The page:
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D1.07 - Photoelectrochemical Water Splitting Using Adapted Thin Film Silicon Tandem Junction Solar Cells 
April 22, 2014   11:00am - 11:15am

For the application as photocathodes in integrated photoelectrochemical water splitting devices the thin film silicon technology stands out as an attractive choice, because it combines low-cost production, earth-abundance and versatility. Since the electrochemical potential to electrolyze water generally lies above 1.23 V, great importance is given to the latter characteristic, as thin film silicon solar cells can be adjusted to provide an extended range of achievable voltages, without impairing device efficiency. Nevertheless, as integrated water splitting devices additionally require chemical-resistant electrodes, stability issues of the silicon solar cells in contact with aqueous solutions need to be addressed.We report on the optimization and usage of thin film silicon tandem junction solar cells. Tandem junction solar cells consist of two sub-cells connected in series. In this work, we investigate two types of tandem solar cells: (i) two amorphous (a-Si:H/a-Si:H) sub-cells with an open circuit voltage VOC of 1.87 V and a solar conversion efficiency of 10.0% (ii) and amorphous connected to microcrystalline (a-Si:H/µc-Si:H) sub-cells with a VOC of 1.42 V and an efficiency of 10.8%.a-Si:H and µc-Si:H layers were deposited by plasma enhanced chemical vapor deposition, using a mixture of SiH4, H2, CH4, B(CH3)3 and PH3 gases. The optical band gap E04 was evaluated using photothermal deflection spectroscopy measurements and the crystallinity ICRS of µc-Si:H was determined by means of Raman spectroscopy. Solar cells were investigated by current-voltage measurements under AM 1.5 illumination. The photoelectrochemical performance of the electrodes was evaluated in an aqueous 0.1M H2SO4 solution under Xe halogen lamp irradiation (100 mW/cm2). By carrying out cyclic voltammetry measurements, we demonstrate the performance of the developed silicon based photocathodes, with respect to photocurrent densities and onset potentials for water reduction. a-Si:H/µc-Si:H photocathodes with a Pt back contact, for instance, exhibit a photocurrent onset potential of 1.3 V vs. the reversible hydrogen electrode (RHE) and a high photocurrent of 9.0 mA/cm2 at 0 V vs. RHE. However, the poor stability of the photocathodes, evaluated using chronoamperometric measurements, suggests that the application of protective layers on the silicon surface will be essential. During operation at 0 V vs. RHE, photocathodes without back contacts, i.e. direct contact of the silicon surface to the acidic electrolyte, generate stable photocurrents only for two hours. In this regard, various back contact interface designs are investigated, including silicon-silicon (µc-SiC:H, µc-SiOx:H), silicon-metal (Pt, Ag, Al, Ni, Mo) and silicon-TCO-metal interfaces. The corrosion behavior of both single layers and complete photovoltaic devices are studied in a broad pH range and in different electrolyte concentrations. Thereby, the electrochemical stability of the respective interfaces is evaluated.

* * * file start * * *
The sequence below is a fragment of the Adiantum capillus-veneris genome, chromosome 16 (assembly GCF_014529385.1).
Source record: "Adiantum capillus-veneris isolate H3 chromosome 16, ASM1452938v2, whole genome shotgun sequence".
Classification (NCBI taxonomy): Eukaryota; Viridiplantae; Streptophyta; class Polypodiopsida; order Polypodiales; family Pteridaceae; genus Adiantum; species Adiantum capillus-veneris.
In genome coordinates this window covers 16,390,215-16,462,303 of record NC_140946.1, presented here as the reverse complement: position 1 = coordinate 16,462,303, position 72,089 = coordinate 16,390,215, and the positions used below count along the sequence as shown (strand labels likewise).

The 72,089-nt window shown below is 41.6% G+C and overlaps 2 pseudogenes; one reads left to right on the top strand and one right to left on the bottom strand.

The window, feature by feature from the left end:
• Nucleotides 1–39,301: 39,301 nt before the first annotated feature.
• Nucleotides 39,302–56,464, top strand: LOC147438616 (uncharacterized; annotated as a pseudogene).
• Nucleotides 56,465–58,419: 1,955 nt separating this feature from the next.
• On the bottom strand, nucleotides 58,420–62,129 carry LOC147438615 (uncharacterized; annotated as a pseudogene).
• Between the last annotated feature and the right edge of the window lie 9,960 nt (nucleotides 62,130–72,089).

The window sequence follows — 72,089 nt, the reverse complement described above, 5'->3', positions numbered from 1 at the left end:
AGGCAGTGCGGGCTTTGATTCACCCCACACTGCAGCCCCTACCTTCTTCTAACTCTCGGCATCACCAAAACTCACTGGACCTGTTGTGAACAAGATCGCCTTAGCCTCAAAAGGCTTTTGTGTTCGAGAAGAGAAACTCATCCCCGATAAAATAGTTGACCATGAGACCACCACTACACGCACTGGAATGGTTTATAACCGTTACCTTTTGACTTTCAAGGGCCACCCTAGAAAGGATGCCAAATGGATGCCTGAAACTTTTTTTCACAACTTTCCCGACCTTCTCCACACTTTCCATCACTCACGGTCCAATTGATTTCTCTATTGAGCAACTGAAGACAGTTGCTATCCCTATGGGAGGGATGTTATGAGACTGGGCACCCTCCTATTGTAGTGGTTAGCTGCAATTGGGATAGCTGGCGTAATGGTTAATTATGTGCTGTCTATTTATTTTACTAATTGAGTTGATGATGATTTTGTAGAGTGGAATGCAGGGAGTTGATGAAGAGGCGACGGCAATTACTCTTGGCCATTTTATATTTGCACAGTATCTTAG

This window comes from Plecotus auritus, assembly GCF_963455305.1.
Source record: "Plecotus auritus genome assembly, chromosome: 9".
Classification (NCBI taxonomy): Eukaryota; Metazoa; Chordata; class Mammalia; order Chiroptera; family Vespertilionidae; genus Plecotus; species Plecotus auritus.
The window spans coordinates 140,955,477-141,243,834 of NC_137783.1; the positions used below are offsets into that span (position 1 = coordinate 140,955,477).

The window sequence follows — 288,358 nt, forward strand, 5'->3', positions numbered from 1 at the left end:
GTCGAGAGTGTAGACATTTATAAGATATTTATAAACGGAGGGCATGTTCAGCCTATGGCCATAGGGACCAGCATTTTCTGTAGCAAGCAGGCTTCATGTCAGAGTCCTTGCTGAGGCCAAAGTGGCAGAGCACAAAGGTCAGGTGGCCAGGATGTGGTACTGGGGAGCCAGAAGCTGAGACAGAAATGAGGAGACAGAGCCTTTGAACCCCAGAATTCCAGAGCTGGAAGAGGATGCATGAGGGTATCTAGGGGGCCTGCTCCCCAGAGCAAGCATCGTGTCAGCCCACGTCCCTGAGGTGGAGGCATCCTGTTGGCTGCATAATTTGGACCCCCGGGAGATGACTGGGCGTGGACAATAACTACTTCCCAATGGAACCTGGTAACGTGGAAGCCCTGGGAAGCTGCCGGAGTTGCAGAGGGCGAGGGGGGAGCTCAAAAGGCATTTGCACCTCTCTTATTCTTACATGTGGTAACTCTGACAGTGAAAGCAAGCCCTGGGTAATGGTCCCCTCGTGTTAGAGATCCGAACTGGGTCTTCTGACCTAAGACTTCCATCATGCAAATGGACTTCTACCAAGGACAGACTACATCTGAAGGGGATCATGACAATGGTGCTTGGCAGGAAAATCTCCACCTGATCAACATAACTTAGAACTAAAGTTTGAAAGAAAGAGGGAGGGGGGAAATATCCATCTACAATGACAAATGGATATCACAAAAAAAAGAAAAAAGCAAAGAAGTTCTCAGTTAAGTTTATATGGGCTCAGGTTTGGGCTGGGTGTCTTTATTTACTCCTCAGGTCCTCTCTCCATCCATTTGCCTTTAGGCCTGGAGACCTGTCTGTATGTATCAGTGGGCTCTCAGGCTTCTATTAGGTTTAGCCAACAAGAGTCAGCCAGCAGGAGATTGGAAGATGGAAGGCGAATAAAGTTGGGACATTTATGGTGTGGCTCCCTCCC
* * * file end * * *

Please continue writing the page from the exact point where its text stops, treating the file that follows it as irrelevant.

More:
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Keynote Address
Panel Discussion - Different Approaches to Commercializing Materials Research
Business Challenges to Starting a Materials-Based Company
Fred Kavli Distinguished Lectureship in Nanoscience
Application of In-situ X-ray Absorption, Emission and Powder Diffraction Studies in Nanomaterials Research - From the Design of an In-situ Experiment to Data Analysis